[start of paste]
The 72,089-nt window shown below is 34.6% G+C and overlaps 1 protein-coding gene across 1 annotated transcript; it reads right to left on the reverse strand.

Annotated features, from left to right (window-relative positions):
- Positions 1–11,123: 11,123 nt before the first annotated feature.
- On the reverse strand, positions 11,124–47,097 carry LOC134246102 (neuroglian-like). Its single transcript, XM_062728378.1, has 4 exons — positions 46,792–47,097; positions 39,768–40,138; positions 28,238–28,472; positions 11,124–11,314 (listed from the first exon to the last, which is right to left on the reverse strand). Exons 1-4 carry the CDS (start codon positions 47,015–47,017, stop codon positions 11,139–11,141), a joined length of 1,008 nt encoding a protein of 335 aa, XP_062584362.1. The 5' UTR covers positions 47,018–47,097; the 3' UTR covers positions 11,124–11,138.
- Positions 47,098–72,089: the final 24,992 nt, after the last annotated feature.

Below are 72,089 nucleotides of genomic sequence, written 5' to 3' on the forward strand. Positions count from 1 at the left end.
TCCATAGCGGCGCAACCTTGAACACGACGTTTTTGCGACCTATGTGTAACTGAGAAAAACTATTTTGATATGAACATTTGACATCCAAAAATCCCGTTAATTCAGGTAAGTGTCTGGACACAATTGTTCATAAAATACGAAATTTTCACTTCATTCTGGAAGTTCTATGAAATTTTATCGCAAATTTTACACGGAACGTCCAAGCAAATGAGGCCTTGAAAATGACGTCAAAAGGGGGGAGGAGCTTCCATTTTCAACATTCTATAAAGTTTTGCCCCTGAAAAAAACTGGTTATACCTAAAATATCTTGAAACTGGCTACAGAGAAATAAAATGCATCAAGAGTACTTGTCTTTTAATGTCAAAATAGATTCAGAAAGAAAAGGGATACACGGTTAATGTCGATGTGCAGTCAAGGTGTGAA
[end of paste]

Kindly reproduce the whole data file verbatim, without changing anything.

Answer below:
The 72,089-nt window shown below is 34.6% G+C and overlaps 1 protein-coding gene across 1 annotated transcript; it reads right to left on the reverse strand.

Annotated features, from left to right (window-relative positions):
- Positions 1–11,123: 11,123 nt before the first annotated feature.
- On the reverse strand, positions 11,124–47,097 carry LOC134246102 (neuroglian-like). Its single transcript, XM_062728378.1, has 4 exons — positions 46,792–47,097; positions 39,768–40,138; positions 28,238–28,472; positions 11,124–11,314 (listed from the first exon to the last, which is right to left on the reverse strand). Exons 1-4 carry the CDS (start codon positions 47,015–47,017, stop codon positions 11,139–11,141), a joined length of 1,008 nt encoding a protein of 335 aa, XP_062584362.1. The 5' UTR covers positions 47,018–47,097; the 3' UTR covers positions 11,124–11,138.
- Positions 47,098–72,089: the final 24,992 nt, after the last annotated feature.

Below are 72,089 nucleotides of genomic sequence, written 5' to 3' on the forward strand. Positions count from 1 at the left end.
TCCATAGCGGCGCAACCTTGAACACGACGTTTTTGCGACCTATGTGTAACTGAGAAAAACTATTTTGATATGAACATTTGACATCCAAAAATCCCGTTAATTCAGGTAAGTGTCTGGACACAATTGTTCATAAAATACGAAATTTTCACTTCATTCTGGAAGTTCTATGAAATTTTATCGCAAATTTTACACGGAACGTCCAAGCAAATGAGGCCTTGAAAATGACGTCAAAAGGGGGGAGGAGCTTCCATTTTCAACATTCTATAAAGTTTTGCCCCTGAAAAAAACTGGTTATACCTAAAATATCTTGAAACTGGCTACAGAGAAATAAAATGCATCAAGAGTACTTGTCTTTTAATGTCAAAATAGATTCAGAAAGAAAAGGGATACACGGTTAATGTCGATGTGCAGTCAAGGTGTGAA